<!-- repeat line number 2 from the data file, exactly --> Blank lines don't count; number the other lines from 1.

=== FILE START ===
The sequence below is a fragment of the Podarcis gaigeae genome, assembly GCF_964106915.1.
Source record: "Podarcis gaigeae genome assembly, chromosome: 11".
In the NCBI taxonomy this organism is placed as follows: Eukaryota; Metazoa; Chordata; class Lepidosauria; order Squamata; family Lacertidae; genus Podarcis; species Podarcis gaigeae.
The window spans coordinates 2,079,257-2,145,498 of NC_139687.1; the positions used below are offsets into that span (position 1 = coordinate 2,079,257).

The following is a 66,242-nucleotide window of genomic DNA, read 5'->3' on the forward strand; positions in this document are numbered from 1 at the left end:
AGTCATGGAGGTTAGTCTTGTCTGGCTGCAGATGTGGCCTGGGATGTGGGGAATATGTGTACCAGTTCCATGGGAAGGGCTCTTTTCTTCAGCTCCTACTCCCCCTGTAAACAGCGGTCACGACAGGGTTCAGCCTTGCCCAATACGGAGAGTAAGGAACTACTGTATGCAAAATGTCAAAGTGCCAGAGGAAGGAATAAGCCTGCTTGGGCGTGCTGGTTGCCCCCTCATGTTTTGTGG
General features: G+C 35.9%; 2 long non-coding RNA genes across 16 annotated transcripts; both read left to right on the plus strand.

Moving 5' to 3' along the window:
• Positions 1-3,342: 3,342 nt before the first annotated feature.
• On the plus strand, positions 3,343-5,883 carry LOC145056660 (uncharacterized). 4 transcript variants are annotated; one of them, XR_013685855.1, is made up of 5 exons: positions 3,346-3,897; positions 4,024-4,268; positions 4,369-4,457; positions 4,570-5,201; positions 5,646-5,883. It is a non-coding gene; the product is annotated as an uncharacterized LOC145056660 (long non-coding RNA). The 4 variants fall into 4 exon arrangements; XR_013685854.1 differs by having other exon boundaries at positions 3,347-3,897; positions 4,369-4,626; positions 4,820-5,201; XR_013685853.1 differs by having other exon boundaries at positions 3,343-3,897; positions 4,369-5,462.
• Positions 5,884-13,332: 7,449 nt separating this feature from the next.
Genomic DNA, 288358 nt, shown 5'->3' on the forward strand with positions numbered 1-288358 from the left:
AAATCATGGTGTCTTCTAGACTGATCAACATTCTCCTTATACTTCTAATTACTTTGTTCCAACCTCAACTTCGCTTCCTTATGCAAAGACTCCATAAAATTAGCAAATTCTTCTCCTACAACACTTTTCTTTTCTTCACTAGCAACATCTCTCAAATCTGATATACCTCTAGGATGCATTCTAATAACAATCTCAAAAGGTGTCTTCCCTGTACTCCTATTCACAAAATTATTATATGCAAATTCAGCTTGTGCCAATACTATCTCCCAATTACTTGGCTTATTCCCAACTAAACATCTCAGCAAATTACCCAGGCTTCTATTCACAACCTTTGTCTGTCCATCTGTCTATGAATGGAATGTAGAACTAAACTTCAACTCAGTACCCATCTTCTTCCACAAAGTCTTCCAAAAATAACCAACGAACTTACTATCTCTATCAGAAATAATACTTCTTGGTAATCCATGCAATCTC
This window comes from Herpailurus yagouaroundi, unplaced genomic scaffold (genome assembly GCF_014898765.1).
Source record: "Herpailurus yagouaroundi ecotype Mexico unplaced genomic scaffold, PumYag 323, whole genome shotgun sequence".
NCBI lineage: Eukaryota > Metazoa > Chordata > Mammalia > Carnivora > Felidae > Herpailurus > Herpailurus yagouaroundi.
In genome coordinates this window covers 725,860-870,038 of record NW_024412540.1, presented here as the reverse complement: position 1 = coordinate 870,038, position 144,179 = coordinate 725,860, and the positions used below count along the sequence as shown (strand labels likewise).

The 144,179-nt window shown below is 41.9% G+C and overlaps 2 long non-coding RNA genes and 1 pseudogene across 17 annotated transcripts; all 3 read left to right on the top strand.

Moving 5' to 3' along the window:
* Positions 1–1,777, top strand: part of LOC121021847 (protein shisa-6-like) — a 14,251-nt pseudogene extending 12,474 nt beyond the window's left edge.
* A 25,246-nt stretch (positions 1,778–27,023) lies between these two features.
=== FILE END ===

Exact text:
Source record: "Podarcis gaigeae genome assembly, chromosome: 11".